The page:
Item description for No One Like Him: The Doctrine Of God (Foundations by John S. Feinberg & Harold O. Brown...
Overview Many contemporary theologians claim that the classical picture of God painted by Augustine and Aquinas is both outmoded and unbiblical. But rather than abandoning the traditional view completely, John Feinberg seeks a reconstructed model--one that reflects the ongoing advances in human understanding of God's revelation while recognizing the unchanging nature of God and His Word. Feinberg begins by exploring the contemporary concepts of God, particularly the openness and process views, and then studies God's being, nature, and acts--all to articulate a mediating understanding of God not just as the King, but the King who cares!
Many contemporary theologians claim that the classical picture of God painted by Augustine and Aquinas is both outmoded and unbiblical. But rather than abandoning the traditional view completely, John Feinberg seeks a reconstructed model--one that reflects the ongoing advances in human understanding of God's revelation while recognizing the unchanging nature of God and His Word. Feinberg begins by exploring the contemporary concepts of God, particularly the openness and process views, and then studies God's being, nature, and acts--all to articulate a mediating understanding of God not just as the King, but the King who cares
Promise Angels is dedicated to bringing you great books at great prices. Whether you read for entertainment, to learn, or for literacy - you will find what you want at promiseangels.com!
Studio: Crossway Books
Est. Packaging Dimensions: Length: 9.02" Width: 6.34" Height: 2" Weight: 2.8 lbs.
Release Date Apr 26, 2006
Publisher GOOD NEWS PUBLISHING #65
Series Foundations of Evangelical Theology
ISBN 1581348118 ISBN13 9781581348118
Availability 2 units. Availability accurate as of Oct 17, 2017 12:06.
Usually ships within one to two business days from La Vergne, TN.
Orders shipping to an address other than a confirmed Credit Card / Paypal Billing address may incur and additional processing delay.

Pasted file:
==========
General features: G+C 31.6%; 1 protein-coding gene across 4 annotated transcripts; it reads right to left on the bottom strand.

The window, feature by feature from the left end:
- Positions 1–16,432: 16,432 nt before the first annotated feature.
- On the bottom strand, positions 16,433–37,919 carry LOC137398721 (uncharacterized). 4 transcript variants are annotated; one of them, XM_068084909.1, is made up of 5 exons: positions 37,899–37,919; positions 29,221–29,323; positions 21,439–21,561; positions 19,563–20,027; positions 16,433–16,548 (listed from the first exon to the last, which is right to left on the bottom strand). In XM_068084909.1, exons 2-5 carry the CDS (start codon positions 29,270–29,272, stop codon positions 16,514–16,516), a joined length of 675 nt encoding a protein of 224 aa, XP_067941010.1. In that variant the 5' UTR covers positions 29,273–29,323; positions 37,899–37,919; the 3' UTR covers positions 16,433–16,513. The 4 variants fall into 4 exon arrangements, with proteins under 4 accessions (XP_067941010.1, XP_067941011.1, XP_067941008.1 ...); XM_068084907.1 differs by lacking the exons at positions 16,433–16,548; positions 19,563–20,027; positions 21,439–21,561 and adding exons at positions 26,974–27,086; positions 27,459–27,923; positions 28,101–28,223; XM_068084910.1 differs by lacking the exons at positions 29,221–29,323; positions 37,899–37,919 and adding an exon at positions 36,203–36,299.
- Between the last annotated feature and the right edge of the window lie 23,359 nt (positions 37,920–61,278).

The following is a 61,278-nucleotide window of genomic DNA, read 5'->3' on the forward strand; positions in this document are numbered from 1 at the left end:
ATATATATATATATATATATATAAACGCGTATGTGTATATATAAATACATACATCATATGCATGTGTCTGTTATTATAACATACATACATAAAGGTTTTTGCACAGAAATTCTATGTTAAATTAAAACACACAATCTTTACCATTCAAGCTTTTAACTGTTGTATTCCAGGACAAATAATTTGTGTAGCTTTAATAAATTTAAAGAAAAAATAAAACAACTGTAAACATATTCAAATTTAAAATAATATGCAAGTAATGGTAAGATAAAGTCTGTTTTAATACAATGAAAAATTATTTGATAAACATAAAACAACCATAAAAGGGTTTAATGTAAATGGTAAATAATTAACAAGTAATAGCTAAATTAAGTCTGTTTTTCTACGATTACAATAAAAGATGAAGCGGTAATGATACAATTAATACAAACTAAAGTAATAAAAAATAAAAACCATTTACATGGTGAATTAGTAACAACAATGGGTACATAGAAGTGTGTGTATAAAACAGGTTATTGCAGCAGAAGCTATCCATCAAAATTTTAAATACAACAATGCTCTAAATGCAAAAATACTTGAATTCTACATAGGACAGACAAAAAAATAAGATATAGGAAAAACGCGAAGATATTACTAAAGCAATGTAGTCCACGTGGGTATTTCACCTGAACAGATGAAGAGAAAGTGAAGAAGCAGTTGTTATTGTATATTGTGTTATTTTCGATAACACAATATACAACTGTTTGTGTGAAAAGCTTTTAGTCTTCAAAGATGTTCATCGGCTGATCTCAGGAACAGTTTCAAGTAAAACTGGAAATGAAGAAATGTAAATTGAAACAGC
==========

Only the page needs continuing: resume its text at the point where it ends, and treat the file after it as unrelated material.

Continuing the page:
More About John S. Feinberg & Harold O. Brown
John S. Feinberg (PhD, University of Chicago) is department chair and professor of biblical and systematic theology at Trinity Evangelical Divinity School. He is the author of Ethics for a Brave New World (with Paul D. Feinberg) and is general editor of Crossway's Foundations of Evangelical Theology series.
PAUL D. FEINBERG (ThD, Dallas Theological Seminary) was professor of biblical and systematic theology at Trinity Evangelical Divinity School. He passed away in 2004.
John S. Feinberg currently resides in the state of Illinois. John S. Feinberg was born in 1946.
John S. Feinberg has published or released items in the following series...
Reviews - What do customers think about No One Like Him: The Doctrine Of God (Foundations?
Terrific Discussion About God Dec 14, 2006
This book really fed me and strengthened my faith. John Feinberg presents God as the King who cares, taking a mediating position between classical theism and process theism.
Feinberg surveys the historic and contemporary understandings of who or what God has been thought to be. He discusses the theology of Paul Tillich, Karl Barth, Friedrich Schleiermacher, Immanuel Kant, Albert Ritschl, Hegel, and others. There is also a candid and clear interaction with modernity and postmodernity.
He also surveys the ontological, teleological and cosmological arguments for the existence of God. He also surveys the doctrine of the Trinity, and adds to the discussion of the relationship of God to the problem of evil.
The Openness of God has been highly debated in evangelical circles, so Feinberg has a lengthy discussion of this theology. He also discusses the relationship of God to the theory of evolution.
Feinberg writes in a wonderfully engaging way, and he always shows the utmost respect for the positions he critiques. I loved how it wasn't over my head, and he argues strenuously and persuasively for his own understanding of God. This is an instant classic in evangelical thought. Both lay people and clergy will be highly blessed by this book.
A Flawed Gem Aug 17, 2003
The King who cares. This is the appellation given by Feinberg to God at the beginning of his monumental tome. He argues that this is a necessary response to the concerns raised by both Openness and Process Theology and rightly so. The distant, impassive God of much classical Christian Theology has little appeal to today's relational culture. A theology which features an immanent, caring God while remaining thoroughly orthodox is much needed.
Unfortunately this book fails to deliver. Part way through, Feinberg begins addressing topics which have a direct bearing on the classic Calvinist-Arminian debate and from that point on things start to unravel. Zealous to defend his own brand of moderate Calvinism, Feinberg loses sight of his "King who cares" motif and instead paints a picture of God that is not significantly different from every other Calvinist theology on the market. Since this is, in large part, exactly what Openness and Process theologians were reacting against in the first place, it is difficult to see how this adds anything useful to the debate.
Feinberg is at his weakest when analyzing the arguments for and against a given position. This is not due solely to the occasional less-than-even-handed way he deals with positions he does not agree with, but also to his somewhat clunky prose.